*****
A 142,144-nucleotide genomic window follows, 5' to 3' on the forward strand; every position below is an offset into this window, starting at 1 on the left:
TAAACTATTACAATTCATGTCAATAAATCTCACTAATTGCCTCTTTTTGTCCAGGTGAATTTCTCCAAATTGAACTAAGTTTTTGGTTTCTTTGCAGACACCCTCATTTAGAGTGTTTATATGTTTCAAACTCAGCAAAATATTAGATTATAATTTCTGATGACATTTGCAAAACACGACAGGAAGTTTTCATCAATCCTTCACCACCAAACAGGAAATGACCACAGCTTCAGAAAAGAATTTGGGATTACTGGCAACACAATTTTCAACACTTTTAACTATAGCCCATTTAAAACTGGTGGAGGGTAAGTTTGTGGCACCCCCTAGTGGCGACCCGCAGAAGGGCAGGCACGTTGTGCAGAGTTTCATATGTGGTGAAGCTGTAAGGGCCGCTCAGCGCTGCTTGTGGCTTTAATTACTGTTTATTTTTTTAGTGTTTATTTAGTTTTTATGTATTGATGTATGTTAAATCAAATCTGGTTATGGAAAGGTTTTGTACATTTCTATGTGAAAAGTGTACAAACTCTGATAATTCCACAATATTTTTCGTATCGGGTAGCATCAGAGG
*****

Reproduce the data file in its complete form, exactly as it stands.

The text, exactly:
A 142,144-nucleotide genomic window follows, 5' to 3' on the forward strand; every position below is an offset into this window, starting at 1 on the left:
TAAACTATTACAATTCATGTCAATAAATCTCACTAATTGCCTCTTTTTGTCCAGGTGAATTTCTCCAAATTGAACTAAGTTTTTGGTTTCTTTGCAGACACCCTCATTTAGAGTGTTTATATGTTTCAAACTCAGCAAAATATTAGATTATAATTTCTGATGACATTTGCAAAACACGACAGGAAGTTTTCATCAATCCTTCACCACCAAACAGGAAATGACCACAGCTTCAGAAAAGAATTTGGGATTACTGGCAACACAATTTTCAACACTTTTAACTATAGCCCATTTAAAACTGGTGGAGGGTAAGTTTGTGGCACCCCCTAGTGGCGACCCGCAGAAGGGCAGGCACGTTGTGCAGAGTTTCATATGTGGTGAAGCTGTAAGGGCCGCTCAGCGCTGCTTGTGGCTTTAATTACTGTTTATTTTTTTAGTGTTTATTTAGTTTTTATGTATTGATGTATGTTAAATCAAATCTGGTTATGGAAAGGTTTTGTACATTTCTATGTGAAAAGTGTACAAACTCTGATAATTCCACAATATTTTTCGTATCGGGTAGCATCAGAGG